.....Advertisement.....
.....Advertisement.....

Today's News

  • Congress reads Constitution

    ISSUE: Reading the Constitution
    OUR VIEW: Civics lesson is just a gesture

    Often it seems that gestures are substituted for true action.

    As the new Congressional session opened in Washington, D.C., the House floor was dominated by a formal reading of the U.S. Constitution.

    The new Republican leadership saw the demonstration as reaffirmation of a commitment to that its work would hold to the tenets set out in this most precious of American documents.

  • Texting law sends a message

    ISSUE: Texting while driving
    OUR VIEW: Messages can wait

    Ttyl, lol, even texting someone “ur my bff” could cost you money if ur caught doing it while driving in the state of Kentucky as of Jan. 1.

    You’re late for work, your co-worker sends you a text asking when you’ll be in. You pick up the phone and while driving down Dixie Avenue you reply “asap.” That will be a $25 fine, thank you very much, if caught.

  • No chupacabras ... but area residents are seeing unexpected animals

    Just down the road from Elizabethtown on a Boston-area farm, an animal some believed to be a mythical chupacabra was shot and killed last month.

    With long fingers and big ears, the bald creature caused a media stir.

    It isn’t a chupacabra, though. A Kentucky Department of Fish and Wildlife biologist has determined it’s a raccoon — sans fur, according to the Kentucky Standard newspaper. Mange or a congenital problem could have caused the hair loss.

  • "Country Strong" is not strong enough

    “Country Strong”
    Rated PG-13 for thematic elements involving alcohol abuse and some sexual content
    Release date: Jan. 7
    Runtime: 112 minutes
    Rating; two and a half out of five take slates

    By Becca Owsley
    bowsley@thenewsenterprise.com

    “Country Strong” is one sad and lonesome country song.

    The story centers around two characters, Kelly Canter and Beau Hutton.

  • Magnolia Bank awarded

    BauerFinancial, Inc., Coral Gables, Fla., the nation’s bank rating firm, recdently recognized Magnolia Bank in Magnolia, as one of the strongest banks in the nation. Having earned BauerFinancial’s highest 5-Star rating for strength and stability, Magnolia Bank has once again proven its commitment to superiority. To earn Bauer’s 5-Star Superior rating, Magnolia Bank must excel in areas of capital adequacy, delinquent loan levels and profitability to name just a few.

  • AGC donates toys


    The employees of AGC Automotive of Elizabethtown helped make this a Christmas to remember for the children across the state as they donated thousands of dollars worth of toys to Sunrise Children’s Services. The toys will go to children in foster homes and in residential programs operated by Sunrise across Kentucky.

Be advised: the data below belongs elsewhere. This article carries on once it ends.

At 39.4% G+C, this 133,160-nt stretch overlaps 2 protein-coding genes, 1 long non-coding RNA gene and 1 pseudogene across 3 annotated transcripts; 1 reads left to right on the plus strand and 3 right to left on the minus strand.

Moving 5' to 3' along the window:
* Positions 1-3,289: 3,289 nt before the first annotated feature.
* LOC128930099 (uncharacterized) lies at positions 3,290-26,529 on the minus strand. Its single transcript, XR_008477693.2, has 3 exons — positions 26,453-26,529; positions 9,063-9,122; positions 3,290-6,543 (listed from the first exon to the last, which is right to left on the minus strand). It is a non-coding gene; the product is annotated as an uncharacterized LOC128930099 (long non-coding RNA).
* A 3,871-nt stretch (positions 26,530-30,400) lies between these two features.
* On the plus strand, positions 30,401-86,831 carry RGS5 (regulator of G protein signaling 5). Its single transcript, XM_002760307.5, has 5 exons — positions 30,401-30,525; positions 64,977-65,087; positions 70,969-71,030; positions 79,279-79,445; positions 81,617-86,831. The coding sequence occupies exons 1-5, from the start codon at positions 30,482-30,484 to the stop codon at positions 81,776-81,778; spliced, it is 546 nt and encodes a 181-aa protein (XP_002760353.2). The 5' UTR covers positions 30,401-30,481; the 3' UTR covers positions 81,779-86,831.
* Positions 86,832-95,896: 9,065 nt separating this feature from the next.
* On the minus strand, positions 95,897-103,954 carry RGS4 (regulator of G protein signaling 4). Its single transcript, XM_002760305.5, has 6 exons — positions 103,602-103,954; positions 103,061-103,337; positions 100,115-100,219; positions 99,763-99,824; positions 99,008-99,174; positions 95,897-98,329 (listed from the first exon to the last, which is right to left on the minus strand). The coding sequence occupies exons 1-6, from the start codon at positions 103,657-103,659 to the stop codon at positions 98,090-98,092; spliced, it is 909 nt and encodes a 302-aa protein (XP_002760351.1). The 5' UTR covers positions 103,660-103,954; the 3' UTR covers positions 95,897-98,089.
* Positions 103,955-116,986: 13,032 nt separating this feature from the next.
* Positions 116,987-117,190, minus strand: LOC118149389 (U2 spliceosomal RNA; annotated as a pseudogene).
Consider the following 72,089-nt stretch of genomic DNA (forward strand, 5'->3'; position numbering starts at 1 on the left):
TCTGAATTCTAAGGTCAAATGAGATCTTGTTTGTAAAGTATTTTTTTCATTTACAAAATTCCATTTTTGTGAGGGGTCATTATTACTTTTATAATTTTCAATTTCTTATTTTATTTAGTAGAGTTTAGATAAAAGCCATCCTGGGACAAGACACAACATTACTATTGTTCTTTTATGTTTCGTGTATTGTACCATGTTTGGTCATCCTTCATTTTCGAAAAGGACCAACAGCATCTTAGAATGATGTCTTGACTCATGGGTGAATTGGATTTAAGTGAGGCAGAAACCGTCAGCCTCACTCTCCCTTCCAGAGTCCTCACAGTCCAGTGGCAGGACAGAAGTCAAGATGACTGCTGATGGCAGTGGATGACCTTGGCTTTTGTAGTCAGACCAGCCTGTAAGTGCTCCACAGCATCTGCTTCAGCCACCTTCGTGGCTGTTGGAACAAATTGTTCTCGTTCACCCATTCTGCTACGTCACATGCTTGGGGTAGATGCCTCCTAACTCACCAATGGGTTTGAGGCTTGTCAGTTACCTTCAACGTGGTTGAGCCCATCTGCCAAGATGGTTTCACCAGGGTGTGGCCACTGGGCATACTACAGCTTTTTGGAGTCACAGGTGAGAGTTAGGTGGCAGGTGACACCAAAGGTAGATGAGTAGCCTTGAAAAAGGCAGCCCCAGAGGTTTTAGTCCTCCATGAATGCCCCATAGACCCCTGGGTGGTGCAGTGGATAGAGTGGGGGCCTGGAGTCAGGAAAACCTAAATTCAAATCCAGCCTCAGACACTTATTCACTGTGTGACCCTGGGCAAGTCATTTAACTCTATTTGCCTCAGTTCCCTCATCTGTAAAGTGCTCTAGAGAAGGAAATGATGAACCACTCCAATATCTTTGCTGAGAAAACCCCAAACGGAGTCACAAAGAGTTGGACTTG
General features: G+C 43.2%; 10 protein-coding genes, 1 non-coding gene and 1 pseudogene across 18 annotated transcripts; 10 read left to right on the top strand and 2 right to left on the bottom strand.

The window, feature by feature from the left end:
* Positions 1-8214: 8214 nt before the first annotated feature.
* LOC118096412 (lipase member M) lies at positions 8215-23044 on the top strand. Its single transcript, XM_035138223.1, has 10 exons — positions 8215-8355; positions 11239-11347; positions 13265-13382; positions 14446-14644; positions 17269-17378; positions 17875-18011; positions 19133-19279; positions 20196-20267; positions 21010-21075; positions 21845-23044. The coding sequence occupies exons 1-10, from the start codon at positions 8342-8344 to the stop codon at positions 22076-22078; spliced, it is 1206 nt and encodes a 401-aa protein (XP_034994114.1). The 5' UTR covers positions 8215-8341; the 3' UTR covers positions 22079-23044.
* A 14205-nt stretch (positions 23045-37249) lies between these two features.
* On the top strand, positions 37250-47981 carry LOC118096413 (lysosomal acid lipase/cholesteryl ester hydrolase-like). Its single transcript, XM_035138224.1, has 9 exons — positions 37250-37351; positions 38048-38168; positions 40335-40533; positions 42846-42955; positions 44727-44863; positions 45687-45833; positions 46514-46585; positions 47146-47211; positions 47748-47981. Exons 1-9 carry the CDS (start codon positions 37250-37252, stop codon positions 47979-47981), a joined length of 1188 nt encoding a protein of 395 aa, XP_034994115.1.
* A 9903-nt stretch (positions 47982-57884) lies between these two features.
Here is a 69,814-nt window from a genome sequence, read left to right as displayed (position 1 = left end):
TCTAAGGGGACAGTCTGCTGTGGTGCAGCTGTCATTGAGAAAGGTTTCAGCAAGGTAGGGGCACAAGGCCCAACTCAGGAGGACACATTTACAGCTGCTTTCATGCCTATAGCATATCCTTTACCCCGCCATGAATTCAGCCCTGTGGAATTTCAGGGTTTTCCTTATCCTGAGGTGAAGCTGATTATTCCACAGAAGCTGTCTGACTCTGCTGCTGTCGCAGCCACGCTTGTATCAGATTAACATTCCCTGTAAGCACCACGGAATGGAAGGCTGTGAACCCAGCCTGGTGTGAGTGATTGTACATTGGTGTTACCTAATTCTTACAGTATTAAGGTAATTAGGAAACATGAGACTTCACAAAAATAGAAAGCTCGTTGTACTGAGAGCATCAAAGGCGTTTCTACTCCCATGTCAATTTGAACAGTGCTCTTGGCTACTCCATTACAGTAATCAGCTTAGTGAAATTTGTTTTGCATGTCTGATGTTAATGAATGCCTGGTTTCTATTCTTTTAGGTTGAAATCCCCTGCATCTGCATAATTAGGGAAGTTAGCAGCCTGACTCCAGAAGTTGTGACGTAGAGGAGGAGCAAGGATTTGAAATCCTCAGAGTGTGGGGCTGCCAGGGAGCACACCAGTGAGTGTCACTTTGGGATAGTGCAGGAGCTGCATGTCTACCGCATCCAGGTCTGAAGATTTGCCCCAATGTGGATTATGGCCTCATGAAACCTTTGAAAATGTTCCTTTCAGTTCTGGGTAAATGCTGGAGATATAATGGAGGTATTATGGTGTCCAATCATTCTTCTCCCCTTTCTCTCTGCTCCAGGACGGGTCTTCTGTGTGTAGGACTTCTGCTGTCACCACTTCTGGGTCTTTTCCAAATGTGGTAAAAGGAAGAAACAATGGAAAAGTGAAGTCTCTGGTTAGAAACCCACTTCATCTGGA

• Fisher Auto Parts holds ribbon cutting

    The Elizabethtown-Hardin County Chamber of Commerce sponsored a ribbon cutting/relocation for one of its new members, Fisher Auto Parts, on Dec. 29. They are located at 1201 North Dixie, Suite 100, Elizabethtown and can be reached at 765-6183. Pictured in the Ribbon Cutting are newly elected Mayor of Elizabethtown, Tim Walker, Chamber President, Rik Hawkins, Arthur Westover, Manager, Family, Friends, Employees and Chamber Ambassadors.
     

  • Aire Serv makes “Franchise 500” List

    Entrepreneur magazine listed Aire Serv Heating & Air Conditioning, Inc., which has an independently owned and operated franchise in Elizabethtown, at No. 197 in its 2011 “Franchise 500” list.

    The magazine bases its rankings on financial strength and stability, growth rate and size of the system.

    The Aire Serv of Elizabethtown provides heating, air conditioning and indoor air quality service to home and businesses with 24 hours a day, 7 days a week emergency service, satisfaction guarantees and no overtime fees.

  • First Citizens Bank Announces Promotions

    First Citizens Bank announces the following promotions:

  • Minor accumulation leads to smashing morning

    January’s first semblance of winter created slick, snow-covered roads Friday morning and forced some area school districts to keep students home.
    “We forecasted less than an inch and that’s what we got,” Fort Knox Weather Station lead forecaster Mark Adams said of the overnight snow.
    But winter’s worst still could be on the way. More snow is forecast for later this week and January in Hardin County historically has been the most severe month for snow, averaging 5.5 inches.